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Yonah: Pentium M Successor With Two Cores

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65 nm manufacturing makes it possible: Yonah has two cores and noticeably more transistors, but the die is barely larger than that of a Dothan processor.

Like the current desktop dual core models in the Pentium D 900 series, Yonah technology is based on the 65 nm fabrication process. Among other things, when compared to the preceding Dothan models, this die shrink enables placing more transistors into the same surface area. This helps reduce some production costs, because more CPU dies can be engraved onto a single wafer than would have been possible with older process technology.

Together, both of Yonah's cores consume a surface area of only 90.3 mm2, including a 2 MB L2 cache, with a total transistor count of 151 million. The die is only slightly larger than the preceding single core Dothan, which included approximately 140 million transistors on a surface area of 83.6 mm2.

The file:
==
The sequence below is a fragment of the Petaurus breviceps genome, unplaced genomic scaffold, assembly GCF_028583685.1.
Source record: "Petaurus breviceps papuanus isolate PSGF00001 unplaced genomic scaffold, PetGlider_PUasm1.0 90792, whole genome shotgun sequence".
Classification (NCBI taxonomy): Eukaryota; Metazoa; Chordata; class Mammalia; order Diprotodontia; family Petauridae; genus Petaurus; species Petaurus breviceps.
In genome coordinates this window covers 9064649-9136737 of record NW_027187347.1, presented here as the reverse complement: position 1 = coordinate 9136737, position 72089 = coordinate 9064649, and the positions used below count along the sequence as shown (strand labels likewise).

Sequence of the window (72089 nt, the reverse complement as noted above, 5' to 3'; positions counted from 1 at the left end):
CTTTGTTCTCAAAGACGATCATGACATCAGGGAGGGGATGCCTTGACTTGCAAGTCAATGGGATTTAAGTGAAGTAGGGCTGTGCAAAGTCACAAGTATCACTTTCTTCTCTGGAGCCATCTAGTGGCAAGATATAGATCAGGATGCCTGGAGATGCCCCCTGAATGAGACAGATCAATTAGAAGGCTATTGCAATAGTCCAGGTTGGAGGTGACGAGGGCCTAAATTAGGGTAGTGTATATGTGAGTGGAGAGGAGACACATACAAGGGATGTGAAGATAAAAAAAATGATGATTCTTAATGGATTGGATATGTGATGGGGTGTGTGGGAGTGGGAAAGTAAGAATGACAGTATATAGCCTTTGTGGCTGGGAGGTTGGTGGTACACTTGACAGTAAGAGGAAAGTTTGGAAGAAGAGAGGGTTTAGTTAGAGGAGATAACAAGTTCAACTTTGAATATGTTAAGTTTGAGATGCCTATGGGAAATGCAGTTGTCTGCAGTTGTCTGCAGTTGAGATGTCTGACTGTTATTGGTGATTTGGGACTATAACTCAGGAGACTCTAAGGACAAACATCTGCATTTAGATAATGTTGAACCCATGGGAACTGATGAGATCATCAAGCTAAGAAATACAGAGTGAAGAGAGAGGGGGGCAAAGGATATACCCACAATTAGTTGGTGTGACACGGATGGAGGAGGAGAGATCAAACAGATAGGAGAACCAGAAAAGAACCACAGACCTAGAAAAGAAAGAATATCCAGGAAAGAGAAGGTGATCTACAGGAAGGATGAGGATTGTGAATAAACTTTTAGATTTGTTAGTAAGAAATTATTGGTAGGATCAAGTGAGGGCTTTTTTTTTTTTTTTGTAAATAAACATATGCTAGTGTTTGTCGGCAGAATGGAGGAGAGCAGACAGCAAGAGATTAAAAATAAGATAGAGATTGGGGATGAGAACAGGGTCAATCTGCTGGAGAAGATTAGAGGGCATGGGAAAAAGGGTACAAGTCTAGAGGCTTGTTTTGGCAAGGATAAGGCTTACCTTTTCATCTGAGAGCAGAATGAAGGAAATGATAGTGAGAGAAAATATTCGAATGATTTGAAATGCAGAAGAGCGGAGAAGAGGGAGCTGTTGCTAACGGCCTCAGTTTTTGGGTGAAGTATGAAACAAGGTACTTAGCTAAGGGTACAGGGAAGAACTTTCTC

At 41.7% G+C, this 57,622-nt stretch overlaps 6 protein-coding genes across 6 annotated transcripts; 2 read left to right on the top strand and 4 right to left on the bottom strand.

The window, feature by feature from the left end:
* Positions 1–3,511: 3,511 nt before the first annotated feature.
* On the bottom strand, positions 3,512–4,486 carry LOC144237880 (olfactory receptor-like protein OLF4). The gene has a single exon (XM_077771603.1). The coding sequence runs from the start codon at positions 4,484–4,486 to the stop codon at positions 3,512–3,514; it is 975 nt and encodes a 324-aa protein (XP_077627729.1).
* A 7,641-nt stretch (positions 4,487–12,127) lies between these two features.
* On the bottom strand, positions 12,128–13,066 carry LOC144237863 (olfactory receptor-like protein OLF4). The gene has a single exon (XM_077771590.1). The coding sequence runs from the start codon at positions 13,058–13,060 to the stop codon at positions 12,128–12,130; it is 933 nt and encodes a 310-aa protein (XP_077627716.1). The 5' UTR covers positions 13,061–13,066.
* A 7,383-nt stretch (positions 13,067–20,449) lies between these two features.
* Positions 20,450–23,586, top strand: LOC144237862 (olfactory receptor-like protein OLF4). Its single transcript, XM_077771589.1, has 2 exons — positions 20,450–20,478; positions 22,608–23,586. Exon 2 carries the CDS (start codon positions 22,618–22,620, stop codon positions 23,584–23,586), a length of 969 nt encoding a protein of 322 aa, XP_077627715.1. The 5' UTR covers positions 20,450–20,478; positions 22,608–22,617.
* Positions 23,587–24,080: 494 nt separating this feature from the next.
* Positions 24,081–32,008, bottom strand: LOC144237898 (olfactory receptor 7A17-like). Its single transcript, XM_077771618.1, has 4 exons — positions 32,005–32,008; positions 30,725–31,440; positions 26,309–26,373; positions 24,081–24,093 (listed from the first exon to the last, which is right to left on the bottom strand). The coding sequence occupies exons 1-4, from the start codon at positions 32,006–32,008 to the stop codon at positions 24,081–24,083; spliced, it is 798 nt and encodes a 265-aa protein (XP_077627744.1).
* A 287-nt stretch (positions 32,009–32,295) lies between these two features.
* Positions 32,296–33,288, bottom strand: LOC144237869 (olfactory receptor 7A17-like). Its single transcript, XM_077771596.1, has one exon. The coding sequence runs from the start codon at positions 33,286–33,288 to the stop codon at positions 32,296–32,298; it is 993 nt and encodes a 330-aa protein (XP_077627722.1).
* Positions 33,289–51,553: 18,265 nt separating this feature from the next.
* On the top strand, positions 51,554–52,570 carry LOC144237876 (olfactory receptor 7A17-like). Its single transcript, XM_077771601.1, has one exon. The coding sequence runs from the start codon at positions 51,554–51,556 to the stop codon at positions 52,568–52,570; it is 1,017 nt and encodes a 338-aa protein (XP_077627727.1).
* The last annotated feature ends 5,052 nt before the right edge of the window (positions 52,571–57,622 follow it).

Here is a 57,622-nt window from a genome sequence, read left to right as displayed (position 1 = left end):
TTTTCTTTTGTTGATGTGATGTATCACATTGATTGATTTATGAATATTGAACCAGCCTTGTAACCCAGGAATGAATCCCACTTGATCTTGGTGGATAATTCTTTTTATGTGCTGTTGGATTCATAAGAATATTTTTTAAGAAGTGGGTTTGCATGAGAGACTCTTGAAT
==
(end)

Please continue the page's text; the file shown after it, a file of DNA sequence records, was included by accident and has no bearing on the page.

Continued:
Still, one shouldn't overlook that more than 90 percent of Dothan's transistors went into its L2 cache alone. Had Intel's Yonah or the Pentium D 800 desktop models been constructed using 90 nm technology, not only would the 2 MB L2 cache have been about 40 percent larger, but both of the processor cores would have been bigger as well. This would also have entailed power consumption levels high enough to make their use in a mobile PC difficult, if not impossible. The use of 65 nm technology makes it possible to fabricate a dual core processor whose theoretical maximum power consumption is 31 Watts, only 4 Watts higher than the Pentium M 780's at 27 Watts.

Despite identical pin counts, Dothan and Yonah are not pin-compatible.
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